Augmentative and Alternative Communication is designed to aid and enhance an individual’s ability to express themselves. In some cases this may supplement existing speech, and in other cases replace it altogether.
AAC can help in the following ways:
Provide access to functional communication for individuals who did not experience typical language development in childhood;
Serve as a communicative prosthetic for those who have developmental language skills but are unable to speak due to motor disorders;
Serve as a gateway to literacy for individuals transitioning from icon-based languages to written language;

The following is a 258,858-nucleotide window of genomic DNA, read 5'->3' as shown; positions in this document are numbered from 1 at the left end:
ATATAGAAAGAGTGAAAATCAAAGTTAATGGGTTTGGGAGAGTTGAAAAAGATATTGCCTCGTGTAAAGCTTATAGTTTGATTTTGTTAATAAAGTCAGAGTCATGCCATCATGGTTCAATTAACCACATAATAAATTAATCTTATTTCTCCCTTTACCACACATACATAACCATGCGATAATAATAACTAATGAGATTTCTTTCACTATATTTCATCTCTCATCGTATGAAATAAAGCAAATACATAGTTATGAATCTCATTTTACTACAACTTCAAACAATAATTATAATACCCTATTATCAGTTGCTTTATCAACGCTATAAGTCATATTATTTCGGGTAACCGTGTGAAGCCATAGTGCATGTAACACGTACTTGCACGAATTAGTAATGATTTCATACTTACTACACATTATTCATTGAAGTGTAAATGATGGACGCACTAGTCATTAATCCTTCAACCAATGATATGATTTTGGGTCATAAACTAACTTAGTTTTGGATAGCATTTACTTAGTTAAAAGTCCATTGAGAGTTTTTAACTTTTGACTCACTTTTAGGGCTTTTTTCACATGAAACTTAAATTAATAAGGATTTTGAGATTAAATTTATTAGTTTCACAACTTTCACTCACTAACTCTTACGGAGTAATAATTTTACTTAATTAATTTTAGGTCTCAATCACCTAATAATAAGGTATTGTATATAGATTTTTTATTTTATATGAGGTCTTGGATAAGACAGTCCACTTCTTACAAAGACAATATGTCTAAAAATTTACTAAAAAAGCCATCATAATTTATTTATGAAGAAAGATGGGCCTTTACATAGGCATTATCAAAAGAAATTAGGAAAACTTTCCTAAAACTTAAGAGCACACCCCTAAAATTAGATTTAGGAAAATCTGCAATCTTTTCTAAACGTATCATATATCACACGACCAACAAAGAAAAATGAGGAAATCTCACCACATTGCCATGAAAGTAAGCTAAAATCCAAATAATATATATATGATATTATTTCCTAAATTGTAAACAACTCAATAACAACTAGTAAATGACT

Provide visual prompting for those who are unable to access their full communicative abilities, such as individuals with Aphasia.
The list above is relatively clinical in the way it outlines these skills. A more human explanation would be to say simply that AAC aids individuals in expressing themselves. This has a whole host of secondary positive outcomes, from increased quality of life to reduced negative behaviours among those who now have the ability to communicate effectively.
AAC AND ORAL
LANGUAGE CAN BE MUTUALLY BENEFICIAL
A final important point is that use of AAC does not negatively impact typical speech and language development.
AAC as a supplement for a child with a language disorder does not mean that individual will always then be an AAC user; in fact, the two skill sets – AAC and oral language – can be mutually beneficial.